Sunday, December 2, 2012

Baseball Writers Ignoring Steroid Users (Again)

The 2013 Baseball Hall of Fame ballot is out and it is the first one with Barry Bonds, Roger Clemens, and Sammy Sosa listed. Of course, those are three of the biggest steroid users with both Bonds and Clemens having gone through lengthy legal proceedings in failed efforts to clear their names. Since they retired, there has been mounting speculation that members of the Baseball Writers Association of America (BBWAA) will choose not to vote for anybody associated with the scandal in a misguided attempt at making themselves newsworthy.

Sure enough, the past few days have seen many writers openly declaring that they will not vote for Clemens, Bonds, Sosa, or any other cheater. So self-righteous! My question to them is "Where were you when this was going on?"

It didn't take a genius to notice that Barry Bonds' head had swollen to the size of a pumpkin. When Sosa and Mark McGwire were racing to beat Roger Maris' single season home run record in 1998, there were questions about just how they were doing it but no serious investigation was performed by anyone in the media. There were some lame attempts at saying the baseballs were juiced but I cannot recall any of the BBWAA members bothering to do the hard work that a full investigation would require. Instead they were complicit as MLB allowed their players to bulk up in order to make baseball more interesting as it tried to recover from the 1994 strike. This is not some crackpot conspiracy theory; there is no doubt that GMs, managers, and people in the commissioners office knew what was going on. They chose to ignore it as fans were excited by the offensive explosion and were returning to ballparks in droves.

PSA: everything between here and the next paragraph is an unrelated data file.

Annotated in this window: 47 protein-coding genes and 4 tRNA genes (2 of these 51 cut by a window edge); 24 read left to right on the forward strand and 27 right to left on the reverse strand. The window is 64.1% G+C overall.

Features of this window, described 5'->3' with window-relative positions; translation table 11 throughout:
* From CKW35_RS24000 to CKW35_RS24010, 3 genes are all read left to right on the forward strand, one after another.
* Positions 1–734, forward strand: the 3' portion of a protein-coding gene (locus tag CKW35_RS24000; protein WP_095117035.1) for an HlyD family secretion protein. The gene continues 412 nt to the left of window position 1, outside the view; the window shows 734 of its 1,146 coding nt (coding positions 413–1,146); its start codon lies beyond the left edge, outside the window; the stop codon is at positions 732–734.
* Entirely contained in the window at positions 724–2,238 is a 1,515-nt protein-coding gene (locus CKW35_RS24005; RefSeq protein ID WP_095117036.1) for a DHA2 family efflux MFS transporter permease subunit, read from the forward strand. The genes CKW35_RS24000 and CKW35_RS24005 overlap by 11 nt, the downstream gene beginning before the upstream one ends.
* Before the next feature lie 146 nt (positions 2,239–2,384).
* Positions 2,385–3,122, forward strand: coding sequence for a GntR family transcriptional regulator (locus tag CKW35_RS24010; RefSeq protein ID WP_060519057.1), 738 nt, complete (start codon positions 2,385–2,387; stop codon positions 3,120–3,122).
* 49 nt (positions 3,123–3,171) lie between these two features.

Fifteen years later, the narrative has changed. Steroid users are cheaters and must now be punished. Leave it to the BBWAA to volunteer to mete out the punishment the best way they know how: lazily. Why bother to think about your own involvement in the scandal when you can loudly state that you will not vote for anyone associated with it and get your name in the papers without even writing a story.

To be fair, not all members of the BBWAA should be painted with the same brush. Some have written deliberate articles about how difficult the voting has become and how they are conflicted. Personally, I cannot understand how this issue can cause so much soul-searching. Either you consider the steroid era to be valid (as MLB does), or you don't and you vote accordingly. Given that baseball spent about sixty years being segregated, during which many famous records were set, I'd say the furor over PEDs is extremely overstated. Furthermore, cheating has always been in baseball. Gaylord Perry has a plaque in Cooperstown despite being a known spitballer. You may believe that the evils of steroids are much worse than some saliva on a baseball, but cheating is cheating. As Bruce Jenkins of the San Francisco Chronicle states in an ESPN article  "The Hall of Fame's 'character' clause should be stricken immediately, because it's far too late to turn Cooperstown into a church".

Baseball writers will try their best to do so though, starting with this year's vote. It is just too bad they didn't try their best when the steroid users were staring them right in the face.



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